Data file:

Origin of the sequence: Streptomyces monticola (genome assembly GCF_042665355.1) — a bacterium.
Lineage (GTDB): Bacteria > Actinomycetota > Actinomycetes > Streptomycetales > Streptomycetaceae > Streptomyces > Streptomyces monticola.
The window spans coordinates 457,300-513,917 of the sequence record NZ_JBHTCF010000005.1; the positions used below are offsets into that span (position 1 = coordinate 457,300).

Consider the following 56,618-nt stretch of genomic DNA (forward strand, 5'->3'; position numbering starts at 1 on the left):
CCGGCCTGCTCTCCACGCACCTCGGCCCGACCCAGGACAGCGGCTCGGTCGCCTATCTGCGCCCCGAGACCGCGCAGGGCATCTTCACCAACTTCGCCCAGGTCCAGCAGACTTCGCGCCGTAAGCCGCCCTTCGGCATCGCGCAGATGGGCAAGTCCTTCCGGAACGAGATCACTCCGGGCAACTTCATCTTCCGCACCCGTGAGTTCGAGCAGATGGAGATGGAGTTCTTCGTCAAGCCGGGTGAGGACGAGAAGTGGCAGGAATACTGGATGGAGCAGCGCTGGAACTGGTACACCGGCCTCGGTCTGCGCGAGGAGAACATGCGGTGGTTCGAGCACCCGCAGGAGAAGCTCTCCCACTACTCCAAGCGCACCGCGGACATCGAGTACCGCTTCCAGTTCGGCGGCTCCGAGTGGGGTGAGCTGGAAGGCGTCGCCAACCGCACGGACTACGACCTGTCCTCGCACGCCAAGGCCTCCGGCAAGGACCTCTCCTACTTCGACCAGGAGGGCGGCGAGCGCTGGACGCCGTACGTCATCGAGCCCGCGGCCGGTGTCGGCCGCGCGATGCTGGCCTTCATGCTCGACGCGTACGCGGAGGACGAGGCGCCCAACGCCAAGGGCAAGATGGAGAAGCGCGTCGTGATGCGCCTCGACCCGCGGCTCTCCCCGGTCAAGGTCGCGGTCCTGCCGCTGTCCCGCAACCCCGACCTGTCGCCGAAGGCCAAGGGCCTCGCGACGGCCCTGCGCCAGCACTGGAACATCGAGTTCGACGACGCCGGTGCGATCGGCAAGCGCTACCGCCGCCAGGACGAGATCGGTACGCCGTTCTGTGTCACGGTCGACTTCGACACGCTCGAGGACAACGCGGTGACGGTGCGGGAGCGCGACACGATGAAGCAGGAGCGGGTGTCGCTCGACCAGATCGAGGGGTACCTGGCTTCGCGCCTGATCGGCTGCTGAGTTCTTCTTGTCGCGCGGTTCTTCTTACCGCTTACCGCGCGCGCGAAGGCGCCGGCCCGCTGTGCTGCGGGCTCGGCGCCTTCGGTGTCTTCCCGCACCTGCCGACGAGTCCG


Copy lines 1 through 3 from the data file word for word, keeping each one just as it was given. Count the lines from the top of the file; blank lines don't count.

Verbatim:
Origin of the sequence: Streptomyces monticola (genome assembly GCF_042665355.1) — a bacterium.
Lineage (GTDB): Bacteria > Actinomycetota > Actinomycetes > Streptomycetales > Streptomycetaceae > Streptomyces > Streptomyces monticola.
The window spans coordinates 457,300-513,917 of the sequence record NZ_JBHTCF010000005.1; the positions used below are offsets into that span (position 1 = coordinate 457,300).